A well-constructed but generic foray into the world of high school dating.

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Secret Heart

A high school musician embarks on a rocky relationship in this debut YA romance.

Avery Jennings, an out lesbian, faces big decisions in her senior year of high school, such as whether to participate in the school’s new Gay-Straight Alliance club, whether to go to the prom, and whether to move to Austin after graduation with her punk band, Detonate the Gazelle. But her biggest worry is her growing attraction to Madison, a popular, apparently straight girl who’s dating one of the school’s biggest bullies, and who also acts as a liaison between the student council and the Lion Pride alliance club. Avery isn’t good at hiding her feelings, but after a few embarrassing missteps, she realizes that Madison is also attracted to her; she’s just not ready to let the secret out yet. The two girls’ relationship is further hampered by Avery’s jealousy and uncertainty about the future and Madison’s fear of what others will think, but if they can overcome their concerns about being together, they could end up uniting the school in a brand-new way. They figure out their feelings to a playlist of rock and punk songs, compiled in a list for readers at the end. Most of the characters in this book are well-rounded and believable, and teenage readers who enjoy romances will likely find it entertaining. But no one who’s ever seen a rom-com, like the ones that Avery and her friend Scott like to watch (including the fictional Arbor Day, starring Jennifer Lawrence and Bradley Cooper), will be surprised by any plot points or lines of dialogue here. Aside from the fact that the two main players are both women, the story is often formulaic and clichéd. For example, as always in high school dramas, adults play no part in the events, except for a few scenes in which Avery’s mom shows up to say things such as “Good luck at your show.”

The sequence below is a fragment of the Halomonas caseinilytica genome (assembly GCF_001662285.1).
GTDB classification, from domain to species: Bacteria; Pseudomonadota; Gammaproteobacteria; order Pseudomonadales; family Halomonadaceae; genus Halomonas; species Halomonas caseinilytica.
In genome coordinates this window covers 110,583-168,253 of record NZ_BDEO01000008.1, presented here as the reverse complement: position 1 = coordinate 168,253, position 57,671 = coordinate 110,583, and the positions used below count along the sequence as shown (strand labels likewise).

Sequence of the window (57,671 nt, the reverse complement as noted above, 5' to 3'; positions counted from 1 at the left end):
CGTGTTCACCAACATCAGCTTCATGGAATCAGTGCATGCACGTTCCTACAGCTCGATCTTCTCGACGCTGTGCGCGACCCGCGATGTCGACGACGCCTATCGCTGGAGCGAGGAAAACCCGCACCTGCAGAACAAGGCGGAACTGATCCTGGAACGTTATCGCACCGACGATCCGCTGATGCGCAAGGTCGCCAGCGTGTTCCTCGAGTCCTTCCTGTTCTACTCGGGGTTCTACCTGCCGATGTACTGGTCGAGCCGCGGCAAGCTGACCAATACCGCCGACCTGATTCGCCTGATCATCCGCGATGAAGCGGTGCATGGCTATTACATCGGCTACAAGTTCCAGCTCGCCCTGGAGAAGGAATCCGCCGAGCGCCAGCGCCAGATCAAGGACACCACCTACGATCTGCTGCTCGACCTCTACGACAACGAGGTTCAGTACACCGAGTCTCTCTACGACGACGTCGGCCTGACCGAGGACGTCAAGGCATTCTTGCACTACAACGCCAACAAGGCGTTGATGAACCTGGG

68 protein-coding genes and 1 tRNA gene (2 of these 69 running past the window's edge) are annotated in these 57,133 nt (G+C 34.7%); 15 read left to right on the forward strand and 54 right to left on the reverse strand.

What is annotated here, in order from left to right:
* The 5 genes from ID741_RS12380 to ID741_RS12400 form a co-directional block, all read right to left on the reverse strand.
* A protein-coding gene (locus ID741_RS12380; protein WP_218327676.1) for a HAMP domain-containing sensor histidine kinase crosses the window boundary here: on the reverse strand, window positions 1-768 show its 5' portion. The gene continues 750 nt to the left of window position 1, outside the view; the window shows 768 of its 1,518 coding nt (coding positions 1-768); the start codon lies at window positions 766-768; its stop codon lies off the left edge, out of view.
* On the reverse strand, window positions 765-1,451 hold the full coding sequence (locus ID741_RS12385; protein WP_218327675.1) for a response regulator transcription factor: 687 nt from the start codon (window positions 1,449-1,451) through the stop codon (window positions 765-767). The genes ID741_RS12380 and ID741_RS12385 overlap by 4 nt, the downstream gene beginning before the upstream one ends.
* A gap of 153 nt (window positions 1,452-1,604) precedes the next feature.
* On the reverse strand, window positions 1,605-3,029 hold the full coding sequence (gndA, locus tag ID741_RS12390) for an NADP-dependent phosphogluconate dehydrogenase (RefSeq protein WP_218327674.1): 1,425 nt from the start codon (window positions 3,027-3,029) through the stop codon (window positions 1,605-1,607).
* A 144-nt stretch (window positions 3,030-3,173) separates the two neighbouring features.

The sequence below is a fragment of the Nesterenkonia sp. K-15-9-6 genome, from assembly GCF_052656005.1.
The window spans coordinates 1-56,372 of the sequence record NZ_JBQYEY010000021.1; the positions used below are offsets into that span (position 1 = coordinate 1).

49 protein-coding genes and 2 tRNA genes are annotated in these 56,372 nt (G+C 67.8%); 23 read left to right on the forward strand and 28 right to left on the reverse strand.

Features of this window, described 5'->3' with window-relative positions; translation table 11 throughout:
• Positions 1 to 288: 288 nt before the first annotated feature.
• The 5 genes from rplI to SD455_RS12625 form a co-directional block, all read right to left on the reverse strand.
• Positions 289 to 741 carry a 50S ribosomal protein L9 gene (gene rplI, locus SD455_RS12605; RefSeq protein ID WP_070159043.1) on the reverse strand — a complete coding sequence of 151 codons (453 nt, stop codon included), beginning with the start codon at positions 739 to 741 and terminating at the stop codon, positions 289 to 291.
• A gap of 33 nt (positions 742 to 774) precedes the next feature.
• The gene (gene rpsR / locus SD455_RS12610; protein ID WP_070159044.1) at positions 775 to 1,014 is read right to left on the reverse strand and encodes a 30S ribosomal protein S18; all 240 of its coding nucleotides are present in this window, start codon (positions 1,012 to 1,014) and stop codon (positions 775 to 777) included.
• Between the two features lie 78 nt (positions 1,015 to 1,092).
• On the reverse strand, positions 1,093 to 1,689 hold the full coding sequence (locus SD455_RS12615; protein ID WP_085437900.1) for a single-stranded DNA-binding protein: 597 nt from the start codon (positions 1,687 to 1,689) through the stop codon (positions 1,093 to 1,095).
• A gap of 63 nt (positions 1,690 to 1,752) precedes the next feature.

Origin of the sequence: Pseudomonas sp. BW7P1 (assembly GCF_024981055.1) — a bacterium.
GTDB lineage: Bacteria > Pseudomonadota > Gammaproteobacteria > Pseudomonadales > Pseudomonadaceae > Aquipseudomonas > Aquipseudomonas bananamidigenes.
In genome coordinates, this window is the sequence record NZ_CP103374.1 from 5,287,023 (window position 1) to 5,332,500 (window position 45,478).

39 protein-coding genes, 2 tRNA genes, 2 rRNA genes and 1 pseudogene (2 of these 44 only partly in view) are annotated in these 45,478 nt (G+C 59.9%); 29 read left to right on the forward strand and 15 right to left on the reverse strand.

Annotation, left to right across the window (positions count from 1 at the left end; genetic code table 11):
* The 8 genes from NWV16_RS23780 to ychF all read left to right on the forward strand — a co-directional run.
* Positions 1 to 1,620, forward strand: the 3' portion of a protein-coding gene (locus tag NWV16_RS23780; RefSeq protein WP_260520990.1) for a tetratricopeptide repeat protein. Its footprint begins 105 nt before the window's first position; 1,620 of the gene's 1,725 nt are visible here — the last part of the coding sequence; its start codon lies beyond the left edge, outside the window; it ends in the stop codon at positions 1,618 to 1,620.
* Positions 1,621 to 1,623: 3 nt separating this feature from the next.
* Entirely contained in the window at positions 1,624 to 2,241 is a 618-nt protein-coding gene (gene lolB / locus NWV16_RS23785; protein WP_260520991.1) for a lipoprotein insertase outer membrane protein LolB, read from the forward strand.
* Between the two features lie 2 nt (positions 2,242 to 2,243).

A well-constructed but generic foray into the world of high school dating.

Pub Date: Nov. 22, 2016

ISBN: 978-0-9977659-1-5

Page Count: 264

Publisher: CreateSpace

Review Posted Online: Nov. 18, 2016

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An action-stuffed chronicle of one boy’s journey to self-enlightenment and martial arts mastery with heavy existential and...

White Tiger Legend

Set presumably in 12th-century China, an action-packed YA read about a young Shaolin monk named Zi who embarks on a harrowing journey of self-discovery after his temple and everything he ever knew are destroyed.

With the Gathering of the Ways quickly approaching, the entire population of the famed Shaolin Temple is frenetically preparing for the annual gathering of elite warriors from distant kingdoms who come together to test their abilities against the temple’s best kung fu practitioners. But when a cunning, morally bankrupt fighter known as the Red Dragon defeats the temple’s champion (who happens to be Zi’s older brother, Hu Yuan) and razes the temple in search of its mystical secrets, young Zi is forced to begin the Great Journey—essentially a treacherous quest of enlightenment that may ultimately reveal the greatest secret of the temple. On the quest, Zi meets and befriends a diversity of characters (like Bok Choi the grasshopper and a mysterious lady of the river named Auntie) who not only help the young Buddhist monk survive, but offer him wise advice as well. While the character of Zi is undeniably endearing, as is his insect sidekick, the story isn’t without minor flaws. The text is littered with grammatical errors (“Well stand down soldier. Watch how a ladies mantis goes about getting the goods son”), some of the fight scenes drag and become monotonous, and at points, the metaphysical nature of kung fu arguably goes too deep for the average reader (the sequence where the author connects chakras with the digestion of various foods, for example).